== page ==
Book Review: The Passport of Mallam Ilia

I picked up this short novella – roughly 80 pages – intrigued by its title and the fact that the author was highlighted by the NYT Book Review last year (though another work). I thought it was very fitted that the book was passport-sized and a vintage edition.

The Passport of Mallam Ilia (Nigeria, 1960) is the story of a respectable man from North Nigeria in the early 1900s, as he chases a terrible villain around the Globe, a country-man who killed his wife.

I would describe this work of historical fiction as testosterone-filled, Mission-Impossible-like, colonialism-apologist sexist work of fiction. Women are sexual objects to win as prizes and then discard. I found the plot awfully predictable and in general, find action scenes boring. The chase took the entire story. I also found it particular that the British colonizers were the good guys, and a devout Muslim would join them to kill fellow Nigerians, no matter how despotic their rules were. But same thing happened in Mexico when the Spanish arrived so… maybe that is the way it goes. But I prefer Achebe, where the white settlers are not saviors.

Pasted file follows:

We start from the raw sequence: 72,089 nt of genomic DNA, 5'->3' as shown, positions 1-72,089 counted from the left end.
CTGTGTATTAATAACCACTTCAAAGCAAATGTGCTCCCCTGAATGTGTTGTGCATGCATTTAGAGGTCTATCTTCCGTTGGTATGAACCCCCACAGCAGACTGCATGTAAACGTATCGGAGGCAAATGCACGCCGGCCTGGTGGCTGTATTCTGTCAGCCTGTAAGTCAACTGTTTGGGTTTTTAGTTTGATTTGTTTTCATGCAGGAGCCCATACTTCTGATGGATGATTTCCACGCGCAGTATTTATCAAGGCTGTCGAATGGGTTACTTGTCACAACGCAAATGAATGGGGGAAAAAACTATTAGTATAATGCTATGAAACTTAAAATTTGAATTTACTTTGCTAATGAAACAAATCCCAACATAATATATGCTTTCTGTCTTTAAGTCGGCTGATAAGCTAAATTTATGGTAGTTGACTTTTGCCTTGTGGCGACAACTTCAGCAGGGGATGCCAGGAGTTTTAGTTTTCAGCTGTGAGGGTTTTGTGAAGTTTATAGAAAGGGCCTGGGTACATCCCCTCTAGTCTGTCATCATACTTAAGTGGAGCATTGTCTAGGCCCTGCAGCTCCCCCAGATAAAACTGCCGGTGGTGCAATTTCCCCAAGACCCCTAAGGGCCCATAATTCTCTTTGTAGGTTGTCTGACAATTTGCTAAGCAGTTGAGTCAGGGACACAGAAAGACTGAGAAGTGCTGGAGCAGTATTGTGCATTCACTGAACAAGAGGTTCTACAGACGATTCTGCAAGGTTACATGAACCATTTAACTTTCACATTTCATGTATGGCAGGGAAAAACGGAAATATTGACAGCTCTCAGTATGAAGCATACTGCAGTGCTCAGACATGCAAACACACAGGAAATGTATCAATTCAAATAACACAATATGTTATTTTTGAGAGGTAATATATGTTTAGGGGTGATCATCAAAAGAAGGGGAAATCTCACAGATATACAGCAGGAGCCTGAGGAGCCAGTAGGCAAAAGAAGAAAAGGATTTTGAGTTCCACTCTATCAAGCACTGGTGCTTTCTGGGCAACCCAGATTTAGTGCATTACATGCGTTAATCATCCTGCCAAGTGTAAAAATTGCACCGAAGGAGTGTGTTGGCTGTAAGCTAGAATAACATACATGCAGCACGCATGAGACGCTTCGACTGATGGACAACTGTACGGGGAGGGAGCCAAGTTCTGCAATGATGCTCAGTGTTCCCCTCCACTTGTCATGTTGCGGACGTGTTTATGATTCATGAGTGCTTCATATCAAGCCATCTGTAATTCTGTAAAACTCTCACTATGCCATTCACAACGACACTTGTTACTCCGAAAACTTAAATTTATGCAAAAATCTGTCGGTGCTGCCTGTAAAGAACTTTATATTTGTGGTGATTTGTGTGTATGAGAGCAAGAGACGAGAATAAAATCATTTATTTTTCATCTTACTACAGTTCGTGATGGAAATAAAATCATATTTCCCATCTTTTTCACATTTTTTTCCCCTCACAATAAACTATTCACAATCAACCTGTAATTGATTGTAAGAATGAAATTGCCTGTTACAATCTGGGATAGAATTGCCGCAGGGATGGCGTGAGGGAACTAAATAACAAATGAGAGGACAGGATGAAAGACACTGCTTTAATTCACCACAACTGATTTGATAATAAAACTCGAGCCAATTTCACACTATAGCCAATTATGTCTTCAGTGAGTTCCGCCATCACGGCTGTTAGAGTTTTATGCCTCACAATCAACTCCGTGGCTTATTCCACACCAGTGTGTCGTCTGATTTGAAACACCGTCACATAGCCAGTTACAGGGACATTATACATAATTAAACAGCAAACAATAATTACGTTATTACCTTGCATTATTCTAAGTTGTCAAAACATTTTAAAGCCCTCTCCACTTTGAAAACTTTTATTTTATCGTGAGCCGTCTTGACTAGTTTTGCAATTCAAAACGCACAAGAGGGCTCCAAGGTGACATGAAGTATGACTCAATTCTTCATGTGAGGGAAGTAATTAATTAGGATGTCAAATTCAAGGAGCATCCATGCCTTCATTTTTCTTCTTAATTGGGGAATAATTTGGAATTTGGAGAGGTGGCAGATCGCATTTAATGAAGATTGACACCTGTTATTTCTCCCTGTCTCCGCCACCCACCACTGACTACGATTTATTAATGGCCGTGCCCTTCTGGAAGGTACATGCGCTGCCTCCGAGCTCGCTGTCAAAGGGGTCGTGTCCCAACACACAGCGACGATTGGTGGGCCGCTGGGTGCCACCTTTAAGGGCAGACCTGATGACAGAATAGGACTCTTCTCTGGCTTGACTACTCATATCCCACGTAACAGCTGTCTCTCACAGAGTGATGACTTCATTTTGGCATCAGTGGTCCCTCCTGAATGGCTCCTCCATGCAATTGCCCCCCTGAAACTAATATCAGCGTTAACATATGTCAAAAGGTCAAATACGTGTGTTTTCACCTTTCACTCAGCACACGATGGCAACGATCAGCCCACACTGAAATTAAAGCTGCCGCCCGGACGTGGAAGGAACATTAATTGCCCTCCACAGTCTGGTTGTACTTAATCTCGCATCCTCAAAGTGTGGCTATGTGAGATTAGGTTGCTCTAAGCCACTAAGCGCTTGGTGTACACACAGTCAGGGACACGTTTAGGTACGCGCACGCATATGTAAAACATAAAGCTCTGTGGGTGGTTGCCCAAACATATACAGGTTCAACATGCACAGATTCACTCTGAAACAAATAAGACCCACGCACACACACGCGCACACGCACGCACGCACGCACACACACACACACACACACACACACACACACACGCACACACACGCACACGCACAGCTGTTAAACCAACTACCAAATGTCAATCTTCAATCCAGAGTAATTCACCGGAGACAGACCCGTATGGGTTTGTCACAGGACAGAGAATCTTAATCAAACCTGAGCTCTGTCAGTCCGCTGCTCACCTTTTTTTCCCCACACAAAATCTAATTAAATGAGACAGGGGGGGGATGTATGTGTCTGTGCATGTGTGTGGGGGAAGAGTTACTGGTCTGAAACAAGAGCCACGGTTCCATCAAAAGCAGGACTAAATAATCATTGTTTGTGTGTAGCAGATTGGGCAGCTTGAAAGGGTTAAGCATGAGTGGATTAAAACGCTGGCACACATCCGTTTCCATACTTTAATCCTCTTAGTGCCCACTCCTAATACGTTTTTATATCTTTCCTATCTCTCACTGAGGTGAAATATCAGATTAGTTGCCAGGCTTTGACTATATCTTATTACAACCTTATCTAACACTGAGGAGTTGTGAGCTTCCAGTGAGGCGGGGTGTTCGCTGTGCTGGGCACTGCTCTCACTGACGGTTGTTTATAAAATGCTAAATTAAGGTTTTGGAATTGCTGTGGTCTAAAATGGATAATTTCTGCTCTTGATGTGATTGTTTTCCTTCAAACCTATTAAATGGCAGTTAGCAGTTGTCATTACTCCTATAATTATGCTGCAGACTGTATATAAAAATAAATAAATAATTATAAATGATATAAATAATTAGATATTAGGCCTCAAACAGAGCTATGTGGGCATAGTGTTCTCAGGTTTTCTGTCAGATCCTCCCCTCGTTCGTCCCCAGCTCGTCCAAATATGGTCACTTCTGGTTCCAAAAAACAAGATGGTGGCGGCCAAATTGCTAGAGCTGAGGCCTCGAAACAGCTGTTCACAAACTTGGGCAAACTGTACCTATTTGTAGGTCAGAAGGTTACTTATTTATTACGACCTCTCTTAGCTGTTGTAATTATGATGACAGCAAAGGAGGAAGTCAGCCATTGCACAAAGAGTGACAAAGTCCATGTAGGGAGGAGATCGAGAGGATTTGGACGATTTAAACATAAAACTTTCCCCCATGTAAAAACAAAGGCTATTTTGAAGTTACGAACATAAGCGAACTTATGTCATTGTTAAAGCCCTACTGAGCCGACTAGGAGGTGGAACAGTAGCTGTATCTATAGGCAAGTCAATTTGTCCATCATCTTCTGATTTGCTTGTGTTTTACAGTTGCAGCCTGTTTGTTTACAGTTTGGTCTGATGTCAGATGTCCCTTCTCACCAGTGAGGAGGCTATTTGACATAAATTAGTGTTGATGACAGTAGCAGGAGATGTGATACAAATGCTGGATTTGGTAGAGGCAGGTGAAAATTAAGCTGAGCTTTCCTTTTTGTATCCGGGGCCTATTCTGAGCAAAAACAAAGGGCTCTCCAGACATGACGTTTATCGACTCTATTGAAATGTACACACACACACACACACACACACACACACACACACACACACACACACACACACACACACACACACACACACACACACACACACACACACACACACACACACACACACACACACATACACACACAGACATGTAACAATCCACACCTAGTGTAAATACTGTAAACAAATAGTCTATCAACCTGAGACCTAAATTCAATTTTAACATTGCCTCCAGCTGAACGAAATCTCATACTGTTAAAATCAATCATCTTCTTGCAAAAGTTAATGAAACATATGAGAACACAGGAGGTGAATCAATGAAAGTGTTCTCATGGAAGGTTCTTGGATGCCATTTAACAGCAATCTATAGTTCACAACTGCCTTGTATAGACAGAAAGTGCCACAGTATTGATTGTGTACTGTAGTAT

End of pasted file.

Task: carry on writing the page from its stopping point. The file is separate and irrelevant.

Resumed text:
Nevertheless, he has other works that look interesting, so I don’t completely rule out reading him again in the future. Rating: For action thriller junkies only

Author: Carla Hafez

Reader of mostly literary fiction and own-voices fiction. Latina. Feminist. Amateur reviewer. Opinionated. Unapologetically progressive. Mom. Wife. Believer.

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